Colombia has found the wreck of a Spanish galleon that sank off the coast of Cartagena and is thought to be laden with emeralds and gold and silver coins, the country’s president, Juan Manuel Santos, said on Friday.
The San Jose was carrying gold, silver, gems and jewellery collected in the South American colonies to be shipped to Spain's king to help finance his war of succession against the British when it was sunk in June 1708 during heavy fighting off the coast of Cartagena. In the fighting the vessel was reported to have exploded, with most of its crew killed.
Ownership of its treasures has been the subject of a long-running legal row between Columbia and Sea Search Armada (SSA), a US-based salvage company which had a longstanding suit against Bogota over ownership of the wreck. SSA said in 1981 it had located the area in which the ship sank. SSA has been claiming billions of dollars for breach of contract from the Colombian government, but in 2011 an American court ruled that the galleon was the property of the Colombian state.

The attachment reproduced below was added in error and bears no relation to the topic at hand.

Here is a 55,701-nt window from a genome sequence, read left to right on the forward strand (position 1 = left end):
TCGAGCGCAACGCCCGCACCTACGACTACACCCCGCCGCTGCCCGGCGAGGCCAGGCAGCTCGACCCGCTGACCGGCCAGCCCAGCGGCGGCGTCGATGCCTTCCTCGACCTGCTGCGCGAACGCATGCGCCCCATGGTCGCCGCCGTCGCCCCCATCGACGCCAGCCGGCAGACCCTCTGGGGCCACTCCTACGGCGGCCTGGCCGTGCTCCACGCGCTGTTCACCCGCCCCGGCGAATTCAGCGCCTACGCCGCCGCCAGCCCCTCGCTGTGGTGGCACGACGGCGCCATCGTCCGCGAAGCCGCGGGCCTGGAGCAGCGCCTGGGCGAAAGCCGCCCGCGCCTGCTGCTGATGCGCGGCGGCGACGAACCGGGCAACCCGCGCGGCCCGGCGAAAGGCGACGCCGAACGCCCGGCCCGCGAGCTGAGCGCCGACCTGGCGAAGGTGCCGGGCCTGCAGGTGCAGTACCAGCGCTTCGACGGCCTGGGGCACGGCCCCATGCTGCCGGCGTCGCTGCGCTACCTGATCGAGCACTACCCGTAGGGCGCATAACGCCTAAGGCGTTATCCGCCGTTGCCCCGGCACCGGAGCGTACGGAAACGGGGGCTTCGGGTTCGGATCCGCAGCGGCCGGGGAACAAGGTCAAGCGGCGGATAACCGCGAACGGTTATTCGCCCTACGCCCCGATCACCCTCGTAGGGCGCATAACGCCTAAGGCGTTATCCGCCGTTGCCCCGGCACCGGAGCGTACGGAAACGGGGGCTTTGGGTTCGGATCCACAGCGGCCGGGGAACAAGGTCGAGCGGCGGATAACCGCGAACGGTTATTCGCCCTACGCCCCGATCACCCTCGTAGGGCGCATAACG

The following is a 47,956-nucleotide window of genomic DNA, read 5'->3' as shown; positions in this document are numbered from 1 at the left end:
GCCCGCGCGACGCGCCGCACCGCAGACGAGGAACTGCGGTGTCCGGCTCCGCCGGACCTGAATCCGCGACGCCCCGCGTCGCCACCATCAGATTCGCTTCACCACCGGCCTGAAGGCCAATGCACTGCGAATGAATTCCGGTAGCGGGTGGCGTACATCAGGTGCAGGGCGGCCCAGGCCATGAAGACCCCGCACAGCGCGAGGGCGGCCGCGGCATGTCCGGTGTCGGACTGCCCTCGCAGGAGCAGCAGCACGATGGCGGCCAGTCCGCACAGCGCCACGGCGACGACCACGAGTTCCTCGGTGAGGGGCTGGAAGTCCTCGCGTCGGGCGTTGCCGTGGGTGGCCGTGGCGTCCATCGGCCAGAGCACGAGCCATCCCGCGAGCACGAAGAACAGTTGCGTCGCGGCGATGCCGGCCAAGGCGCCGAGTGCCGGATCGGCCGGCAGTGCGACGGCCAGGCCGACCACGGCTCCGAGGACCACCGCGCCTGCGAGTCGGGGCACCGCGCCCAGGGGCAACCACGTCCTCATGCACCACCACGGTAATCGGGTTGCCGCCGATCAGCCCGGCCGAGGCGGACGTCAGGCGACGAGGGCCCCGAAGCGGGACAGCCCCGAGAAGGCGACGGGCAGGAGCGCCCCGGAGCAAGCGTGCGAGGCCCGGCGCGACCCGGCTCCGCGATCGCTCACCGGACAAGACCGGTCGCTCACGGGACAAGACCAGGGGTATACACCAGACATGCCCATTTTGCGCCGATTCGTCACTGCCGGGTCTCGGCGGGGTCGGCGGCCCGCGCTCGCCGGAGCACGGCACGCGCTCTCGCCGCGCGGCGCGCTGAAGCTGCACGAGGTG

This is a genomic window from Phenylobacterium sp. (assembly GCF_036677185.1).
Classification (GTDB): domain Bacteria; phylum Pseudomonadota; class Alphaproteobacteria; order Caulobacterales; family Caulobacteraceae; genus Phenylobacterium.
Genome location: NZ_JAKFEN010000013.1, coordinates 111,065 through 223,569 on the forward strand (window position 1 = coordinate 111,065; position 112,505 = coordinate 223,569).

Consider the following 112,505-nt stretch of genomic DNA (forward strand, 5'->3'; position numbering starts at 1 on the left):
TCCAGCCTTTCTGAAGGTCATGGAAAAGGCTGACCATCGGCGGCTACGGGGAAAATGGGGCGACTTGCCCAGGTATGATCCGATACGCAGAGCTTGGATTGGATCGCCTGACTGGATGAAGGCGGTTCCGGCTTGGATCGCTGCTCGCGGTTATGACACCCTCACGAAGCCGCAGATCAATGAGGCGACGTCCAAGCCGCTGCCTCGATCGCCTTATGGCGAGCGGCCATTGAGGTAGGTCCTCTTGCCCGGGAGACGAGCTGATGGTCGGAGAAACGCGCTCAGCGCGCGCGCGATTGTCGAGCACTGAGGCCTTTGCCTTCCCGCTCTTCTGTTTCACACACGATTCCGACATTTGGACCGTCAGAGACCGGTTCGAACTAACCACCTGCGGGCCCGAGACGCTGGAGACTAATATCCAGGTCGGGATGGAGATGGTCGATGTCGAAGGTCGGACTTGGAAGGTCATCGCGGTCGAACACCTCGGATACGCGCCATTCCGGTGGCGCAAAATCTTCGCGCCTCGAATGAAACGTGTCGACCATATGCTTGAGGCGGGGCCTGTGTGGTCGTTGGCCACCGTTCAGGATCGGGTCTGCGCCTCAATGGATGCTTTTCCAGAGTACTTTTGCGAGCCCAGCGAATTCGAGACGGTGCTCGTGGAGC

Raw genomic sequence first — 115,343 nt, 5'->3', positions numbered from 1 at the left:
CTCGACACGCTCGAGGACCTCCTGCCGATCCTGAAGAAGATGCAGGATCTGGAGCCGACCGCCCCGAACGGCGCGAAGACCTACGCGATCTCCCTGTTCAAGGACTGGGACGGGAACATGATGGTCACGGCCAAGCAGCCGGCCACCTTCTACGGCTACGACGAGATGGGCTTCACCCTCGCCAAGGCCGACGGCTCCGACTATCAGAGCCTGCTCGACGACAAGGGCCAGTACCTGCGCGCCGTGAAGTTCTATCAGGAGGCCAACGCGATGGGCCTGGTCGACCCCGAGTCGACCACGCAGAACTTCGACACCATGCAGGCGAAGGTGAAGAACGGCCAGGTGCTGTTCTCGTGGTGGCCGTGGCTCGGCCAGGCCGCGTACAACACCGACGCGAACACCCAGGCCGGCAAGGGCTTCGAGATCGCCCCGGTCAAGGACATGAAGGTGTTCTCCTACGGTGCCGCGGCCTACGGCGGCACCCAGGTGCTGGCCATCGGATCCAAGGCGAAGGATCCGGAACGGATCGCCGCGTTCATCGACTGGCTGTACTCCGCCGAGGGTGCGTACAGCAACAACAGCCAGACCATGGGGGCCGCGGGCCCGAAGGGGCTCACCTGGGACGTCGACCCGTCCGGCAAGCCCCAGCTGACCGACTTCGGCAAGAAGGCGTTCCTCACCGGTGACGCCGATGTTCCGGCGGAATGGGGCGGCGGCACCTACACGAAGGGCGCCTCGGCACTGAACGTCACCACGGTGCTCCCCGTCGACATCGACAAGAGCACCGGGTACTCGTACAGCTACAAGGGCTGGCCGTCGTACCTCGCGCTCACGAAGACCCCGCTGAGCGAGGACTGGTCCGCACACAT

It is estimated that the San Jose is one of more than 1,000 galleons and merchant ships that sank along Colombia's coral reefs during more than three centuries of colonial rule.
President Manuel Santo said that he would give more details about the find later on Saturday.